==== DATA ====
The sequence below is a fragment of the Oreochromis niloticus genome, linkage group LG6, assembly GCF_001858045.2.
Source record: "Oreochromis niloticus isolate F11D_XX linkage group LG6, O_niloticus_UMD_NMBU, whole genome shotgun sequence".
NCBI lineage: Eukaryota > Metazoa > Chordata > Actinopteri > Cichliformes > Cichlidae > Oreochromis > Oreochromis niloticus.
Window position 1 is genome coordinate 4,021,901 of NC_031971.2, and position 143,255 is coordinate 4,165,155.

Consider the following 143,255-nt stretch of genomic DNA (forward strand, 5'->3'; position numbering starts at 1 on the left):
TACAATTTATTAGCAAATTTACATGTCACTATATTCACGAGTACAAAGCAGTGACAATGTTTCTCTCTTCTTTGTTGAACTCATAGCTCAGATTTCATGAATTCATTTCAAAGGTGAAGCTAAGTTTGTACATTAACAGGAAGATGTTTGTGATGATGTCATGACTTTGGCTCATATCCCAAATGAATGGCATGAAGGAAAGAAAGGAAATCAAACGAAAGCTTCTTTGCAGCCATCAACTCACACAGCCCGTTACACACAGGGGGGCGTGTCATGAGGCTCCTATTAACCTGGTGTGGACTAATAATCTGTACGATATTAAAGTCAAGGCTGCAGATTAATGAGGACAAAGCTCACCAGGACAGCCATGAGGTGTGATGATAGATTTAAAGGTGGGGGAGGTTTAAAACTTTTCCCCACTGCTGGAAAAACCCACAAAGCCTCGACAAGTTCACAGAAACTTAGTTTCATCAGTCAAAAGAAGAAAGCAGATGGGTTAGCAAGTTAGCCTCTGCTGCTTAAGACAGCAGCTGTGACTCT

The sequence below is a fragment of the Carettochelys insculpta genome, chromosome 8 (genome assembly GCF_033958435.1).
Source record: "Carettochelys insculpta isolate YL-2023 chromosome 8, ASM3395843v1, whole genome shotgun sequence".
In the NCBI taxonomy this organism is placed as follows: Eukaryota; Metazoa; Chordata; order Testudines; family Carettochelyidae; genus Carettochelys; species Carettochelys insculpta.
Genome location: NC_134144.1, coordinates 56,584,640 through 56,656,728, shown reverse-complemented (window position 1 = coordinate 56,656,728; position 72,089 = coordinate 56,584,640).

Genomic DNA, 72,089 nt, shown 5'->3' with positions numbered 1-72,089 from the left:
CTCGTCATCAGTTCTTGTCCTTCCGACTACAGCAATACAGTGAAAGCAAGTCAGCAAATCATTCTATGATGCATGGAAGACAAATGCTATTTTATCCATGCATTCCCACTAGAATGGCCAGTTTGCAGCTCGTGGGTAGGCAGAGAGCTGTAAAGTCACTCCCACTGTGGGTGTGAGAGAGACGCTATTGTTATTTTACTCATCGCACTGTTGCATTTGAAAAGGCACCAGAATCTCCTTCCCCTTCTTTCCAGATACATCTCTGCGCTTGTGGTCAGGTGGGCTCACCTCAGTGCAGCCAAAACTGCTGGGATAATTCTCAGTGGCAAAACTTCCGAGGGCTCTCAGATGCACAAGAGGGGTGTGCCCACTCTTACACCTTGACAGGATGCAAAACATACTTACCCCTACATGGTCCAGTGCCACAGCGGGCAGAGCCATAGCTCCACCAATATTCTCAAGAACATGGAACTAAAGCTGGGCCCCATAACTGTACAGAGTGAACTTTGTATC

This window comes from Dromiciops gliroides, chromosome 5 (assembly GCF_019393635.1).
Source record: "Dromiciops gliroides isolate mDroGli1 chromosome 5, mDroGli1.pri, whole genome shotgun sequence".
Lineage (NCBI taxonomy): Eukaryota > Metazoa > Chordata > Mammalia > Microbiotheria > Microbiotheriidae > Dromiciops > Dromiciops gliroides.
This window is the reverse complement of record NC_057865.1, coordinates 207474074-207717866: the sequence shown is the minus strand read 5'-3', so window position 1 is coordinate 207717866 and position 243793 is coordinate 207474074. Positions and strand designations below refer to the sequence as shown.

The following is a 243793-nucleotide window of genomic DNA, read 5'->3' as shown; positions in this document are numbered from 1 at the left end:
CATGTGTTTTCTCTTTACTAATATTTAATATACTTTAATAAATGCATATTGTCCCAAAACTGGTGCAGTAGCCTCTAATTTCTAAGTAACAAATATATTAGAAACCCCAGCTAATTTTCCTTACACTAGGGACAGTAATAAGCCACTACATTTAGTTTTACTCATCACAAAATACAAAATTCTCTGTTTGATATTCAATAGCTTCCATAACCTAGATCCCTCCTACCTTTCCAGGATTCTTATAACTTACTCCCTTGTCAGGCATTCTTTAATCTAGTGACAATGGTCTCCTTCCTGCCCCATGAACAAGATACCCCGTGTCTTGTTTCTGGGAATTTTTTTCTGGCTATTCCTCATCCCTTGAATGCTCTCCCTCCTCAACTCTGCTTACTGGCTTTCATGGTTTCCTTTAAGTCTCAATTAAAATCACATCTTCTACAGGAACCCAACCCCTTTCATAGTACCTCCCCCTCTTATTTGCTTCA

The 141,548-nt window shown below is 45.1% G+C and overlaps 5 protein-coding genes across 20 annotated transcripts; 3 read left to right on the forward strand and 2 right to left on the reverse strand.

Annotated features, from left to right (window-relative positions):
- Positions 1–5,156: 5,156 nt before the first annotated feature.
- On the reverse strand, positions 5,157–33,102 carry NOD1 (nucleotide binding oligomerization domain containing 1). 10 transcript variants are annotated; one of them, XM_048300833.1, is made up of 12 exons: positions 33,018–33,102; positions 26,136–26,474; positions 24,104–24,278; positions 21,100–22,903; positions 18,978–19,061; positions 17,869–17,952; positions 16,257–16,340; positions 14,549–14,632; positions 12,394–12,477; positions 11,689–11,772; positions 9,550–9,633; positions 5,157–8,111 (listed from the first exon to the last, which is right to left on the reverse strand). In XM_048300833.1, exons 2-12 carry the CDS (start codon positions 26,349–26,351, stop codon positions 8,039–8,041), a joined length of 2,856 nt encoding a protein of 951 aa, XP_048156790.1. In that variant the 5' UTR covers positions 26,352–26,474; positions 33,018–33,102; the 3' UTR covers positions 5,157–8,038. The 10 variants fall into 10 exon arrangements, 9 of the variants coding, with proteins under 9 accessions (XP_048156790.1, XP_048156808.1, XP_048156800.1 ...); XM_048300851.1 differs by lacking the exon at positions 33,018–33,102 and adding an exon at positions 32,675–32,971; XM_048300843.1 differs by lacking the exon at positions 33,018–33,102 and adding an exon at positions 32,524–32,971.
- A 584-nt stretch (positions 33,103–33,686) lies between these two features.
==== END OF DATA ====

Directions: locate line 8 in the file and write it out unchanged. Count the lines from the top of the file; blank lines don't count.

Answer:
Source record: "Carettochelys insculpta isolate YL-2023 chromosome 8, ASM3395843v1, whole genome shotgun sequence".